Tag Archives: getting home ready for sale

7 important tasks sellers forget when selling their home

To make the sale run more smoothly, go through your house pretending to be an objective buyer and look for obvious faults which could be remedied, making sure these tasks are on your to-do list.

1. Deodorize the home

We all get used to the smell of our own houses to the point that we’re immune to distinct aromas. But when buyers are entering your home, you want to make sure the house gives a great first impression.

Air out the house to remove any stuffy air, and remove any cat litter trays, dog beds or anything else which may harbour pet odours.

If there is any mold, there is often a musty smell that lingers which makes the house seem unhealthy and neglected. Remove mold by spraying it with white vinegar then, using hot water and bicarbonate of soda, scrub the area and let dry. This should kill most of the mold, reducing the smell.

2. Remove the junk

It is easy to hoard lots of unused, unnecessary junk if you have lots of storage such as a basement, attic or space under the house. Buyers may fear this clutter will be left behind for them to sort out, and this can be off-putting.

If you leave it behind, the buyer can force you to remove it, or pay for its removal. Instead, clear the clutter ahead of time to show off the ample storage your home offers. When it comes time to move, there will also be less to shift.

read more at: https://www.domain.com.au/advice/seven-important-tasks-everyone-forgets-when-selling-their-home-810527/?utm_campaign=strap-masthead&utm_source=smh&utm_medium=link&utm_content=pos5&ref=pos1

Preparing your property for sale

There are three key areas to focus on when preparing your home for sale to help you get the best price:

1. Make simple repairs  

One of the biggest turn-offs for buyers is wear and tear such as chipped tiles, cracked windows, scuffed paintwork, stained carpets, and other obvious signs of damage. These unsightly areas instantly alert buyers there is work required, which can diminish their initial enthusiasm for your property and lower the price they are prepared to pay. Discuss with your agent which areas you should overhaul before holding open homes. You want to ensure you are increasing appeal while not overcapitalising.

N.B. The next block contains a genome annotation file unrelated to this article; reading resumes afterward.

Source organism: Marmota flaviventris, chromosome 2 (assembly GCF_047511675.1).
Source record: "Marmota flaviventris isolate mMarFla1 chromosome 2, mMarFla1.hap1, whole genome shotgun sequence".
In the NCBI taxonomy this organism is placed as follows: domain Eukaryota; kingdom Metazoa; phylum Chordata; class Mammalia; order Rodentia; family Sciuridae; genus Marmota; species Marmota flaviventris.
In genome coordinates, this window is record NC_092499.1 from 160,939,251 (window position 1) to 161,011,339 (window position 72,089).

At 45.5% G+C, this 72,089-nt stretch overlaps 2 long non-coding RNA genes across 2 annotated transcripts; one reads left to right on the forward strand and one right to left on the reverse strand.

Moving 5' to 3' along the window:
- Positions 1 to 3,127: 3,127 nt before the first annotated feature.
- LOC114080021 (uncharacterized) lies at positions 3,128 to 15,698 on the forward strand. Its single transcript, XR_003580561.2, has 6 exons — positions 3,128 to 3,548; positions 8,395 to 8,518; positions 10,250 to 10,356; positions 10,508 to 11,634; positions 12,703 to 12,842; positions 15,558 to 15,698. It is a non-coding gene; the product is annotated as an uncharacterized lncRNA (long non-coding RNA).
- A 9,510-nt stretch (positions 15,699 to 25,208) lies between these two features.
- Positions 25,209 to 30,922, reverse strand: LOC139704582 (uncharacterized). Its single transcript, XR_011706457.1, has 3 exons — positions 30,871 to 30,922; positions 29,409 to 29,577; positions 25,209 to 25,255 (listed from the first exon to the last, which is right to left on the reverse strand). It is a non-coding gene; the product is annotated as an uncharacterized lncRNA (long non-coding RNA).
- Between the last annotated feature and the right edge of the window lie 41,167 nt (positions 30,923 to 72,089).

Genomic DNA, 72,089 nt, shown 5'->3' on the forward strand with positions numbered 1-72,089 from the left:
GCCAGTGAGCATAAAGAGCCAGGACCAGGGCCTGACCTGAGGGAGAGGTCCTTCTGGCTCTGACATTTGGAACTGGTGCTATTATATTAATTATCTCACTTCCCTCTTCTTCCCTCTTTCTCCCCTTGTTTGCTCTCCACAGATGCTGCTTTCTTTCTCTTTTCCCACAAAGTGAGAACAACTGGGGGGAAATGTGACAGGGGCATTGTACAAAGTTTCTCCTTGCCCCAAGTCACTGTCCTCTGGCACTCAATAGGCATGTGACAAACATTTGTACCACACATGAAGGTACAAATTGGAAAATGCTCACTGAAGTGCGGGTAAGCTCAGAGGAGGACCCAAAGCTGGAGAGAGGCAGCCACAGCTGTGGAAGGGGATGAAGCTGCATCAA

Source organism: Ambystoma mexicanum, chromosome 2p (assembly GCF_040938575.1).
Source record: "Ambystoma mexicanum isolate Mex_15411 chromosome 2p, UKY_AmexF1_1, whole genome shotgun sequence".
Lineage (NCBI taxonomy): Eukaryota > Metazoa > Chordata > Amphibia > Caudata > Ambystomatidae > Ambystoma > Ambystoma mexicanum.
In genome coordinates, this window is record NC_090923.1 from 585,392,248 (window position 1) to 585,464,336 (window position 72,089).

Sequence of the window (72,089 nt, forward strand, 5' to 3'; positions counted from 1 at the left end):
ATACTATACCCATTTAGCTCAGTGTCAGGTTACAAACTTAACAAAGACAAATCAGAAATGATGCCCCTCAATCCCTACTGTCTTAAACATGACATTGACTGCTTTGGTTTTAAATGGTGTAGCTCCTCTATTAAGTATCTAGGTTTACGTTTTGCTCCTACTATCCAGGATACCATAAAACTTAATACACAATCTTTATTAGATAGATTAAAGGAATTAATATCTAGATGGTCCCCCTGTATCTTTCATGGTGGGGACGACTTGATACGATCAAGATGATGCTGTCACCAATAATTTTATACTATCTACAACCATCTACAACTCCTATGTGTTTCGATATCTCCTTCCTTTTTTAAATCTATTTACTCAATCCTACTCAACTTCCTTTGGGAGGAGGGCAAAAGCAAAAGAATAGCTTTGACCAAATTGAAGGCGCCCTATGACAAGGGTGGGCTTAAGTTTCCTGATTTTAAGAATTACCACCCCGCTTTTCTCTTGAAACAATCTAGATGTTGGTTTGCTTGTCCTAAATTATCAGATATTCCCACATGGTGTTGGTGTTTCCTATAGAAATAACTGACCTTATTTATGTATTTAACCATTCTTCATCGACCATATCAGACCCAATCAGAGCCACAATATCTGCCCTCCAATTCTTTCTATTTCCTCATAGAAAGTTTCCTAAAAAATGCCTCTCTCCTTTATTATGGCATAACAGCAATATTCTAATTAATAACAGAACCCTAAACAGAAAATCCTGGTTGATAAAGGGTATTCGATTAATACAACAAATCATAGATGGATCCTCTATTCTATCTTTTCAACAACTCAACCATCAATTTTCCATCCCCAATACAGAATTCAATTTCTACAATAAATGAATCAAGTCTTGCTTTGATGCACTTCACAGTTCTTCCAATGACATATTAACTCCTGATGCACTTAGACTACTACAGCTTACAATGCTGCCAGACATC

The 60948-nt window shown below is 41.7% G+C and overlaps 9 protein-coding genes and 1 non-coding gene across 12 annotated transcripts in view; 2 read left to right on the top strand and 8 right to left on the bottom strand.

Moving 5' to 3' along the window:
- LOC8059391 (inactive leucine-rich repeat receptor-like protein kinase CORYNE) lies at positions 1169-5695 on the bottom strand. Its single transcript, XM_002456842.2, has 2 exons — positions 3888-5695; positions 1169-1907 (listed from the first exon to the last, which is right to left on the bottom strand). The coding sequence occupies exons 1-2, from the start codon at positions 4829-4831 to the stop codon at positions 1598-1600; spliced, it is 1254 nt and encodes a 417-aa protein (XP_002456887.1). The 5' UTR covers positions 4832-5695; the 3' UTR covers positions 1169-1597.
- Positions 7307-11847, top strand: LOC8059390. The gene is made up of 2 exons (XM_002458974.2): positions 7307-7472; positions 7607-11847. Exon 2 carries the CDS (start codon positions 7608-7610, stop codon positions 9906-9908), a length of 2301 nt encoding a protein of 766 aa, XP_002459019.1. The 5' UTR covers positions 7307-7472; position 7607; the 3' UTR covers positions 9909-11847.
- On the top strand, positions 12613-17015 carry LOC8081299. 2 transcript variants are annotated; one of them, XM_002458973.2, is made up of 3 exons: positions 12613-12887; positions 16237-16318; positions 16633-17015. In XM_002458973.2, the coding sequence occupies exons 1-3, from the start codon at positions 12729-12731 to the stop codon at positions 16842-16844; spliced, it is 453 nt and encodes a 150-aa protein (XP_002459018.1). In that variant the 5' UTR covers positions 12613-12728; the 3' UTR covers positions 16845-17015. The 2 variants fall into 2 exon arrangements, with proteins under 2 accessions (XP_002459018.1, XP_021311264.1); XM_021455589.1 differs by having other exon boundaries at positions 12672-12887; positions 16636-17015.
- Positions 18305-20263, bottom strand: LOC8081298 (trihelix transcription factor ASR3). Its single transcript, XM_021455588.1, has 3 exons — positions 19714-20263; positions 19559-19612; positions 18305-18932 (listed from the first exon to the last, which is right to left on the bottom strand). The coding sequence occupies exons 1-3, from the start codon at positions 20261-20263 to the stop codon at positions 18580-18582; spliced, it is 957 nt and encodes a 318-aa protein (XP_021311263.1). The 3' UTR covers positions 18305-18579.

2. Clean and declutter

Study other houses currently on the market and you will see they have been decluttered, cleaned thoroughly, and may even have been styled to look modern and pristine. Removing lots of clutter makes the prospective buyer able to see the room properly while more importantly, making the room appear larger. Cleaning the house, even hidden areas such as under the sink, makes the house look well-cared for. This gives the buyer a subliminal impression that the house has been well-maintained and there should be no hidden problems.

3. Style your home

Styling is another instant facelift that can give your property a fresh look which appeals to buyers. You can hire a stylist to take care of this for you, or hire furniture and accessories and do it yourself.

read more at: https://www.domain.com.au/advice/how-to-prepare-a-property-for-sale-758494/?utm_campaign=strap-masthead&utm_source=smh&utm_medium=link&utm_content=pos1&ref=pos1

7 area where you shouldn’t waste your money before selling your home

We all want to maximize the selling price of our home – it’s usually our biggest asset. But when you’re devising a pre-sale makeover list, there are some updates that aren’t worth the time or money.

1. Designer fixtures and fittings

There aren’t too many buyers who will be able to tell the difference between Carrara marble and an engineered stone look-alike, a Moooi chandelier versus a clever replica. And most buyers won’t consider upping the offer on your property just because you have installed a high-end bath and loo.

“A new kitchen and bathroom can definitely add value, but there is always the possibility for over-capitalization,” says Tim Bodman, director of CSA Valuers in Brisbane. “Sometimes a $10,000 Ikea kitchen might do the job.”

BresicWhitney Hunters Hill agent Nicholas McEvoy says he advises vendors not to indulge their designer wish-lists just before listing.

“When you’re selling it’s not the time to go and buy luxury fittings. It’s unlikely you’ll get your money back.”

2. A high-maintenance garden or pool

If there’s one key message that has remained consistent on TV lifestyle shows, it’s that while Aussies love the great outdoors, they don’t want to spend their weekends working hard to maintain their green spaces. Borders of manicured hedges, rose gardens, lilies and even citrus require above-average attention to thrive.

“Aim to keep the landscaping simple,” says Mae Chan of Di Jones North Shore. “Most people don’t want the hassle of too much gardening.”

Licensed builder and founder of renovationjunkies.com.au James Mason says the same goes for the backyard swimming pool.

“Not everyone wants a pool and sometimes it’s more maintenance and more work than it’s worth,” he says. “Put a pool in for your family’s lifestyle, but not for sale.”

read more at: https://www.domain.com.au/advice/the-seven-areas-where-you-shouldnt-waste-your-money-before-selling-your-home-20180727-h137qh-755514/?utm_campaign=strap-masthead&utm_source=smh&utm_medium=link&utm_content=pos5&ref=pos1

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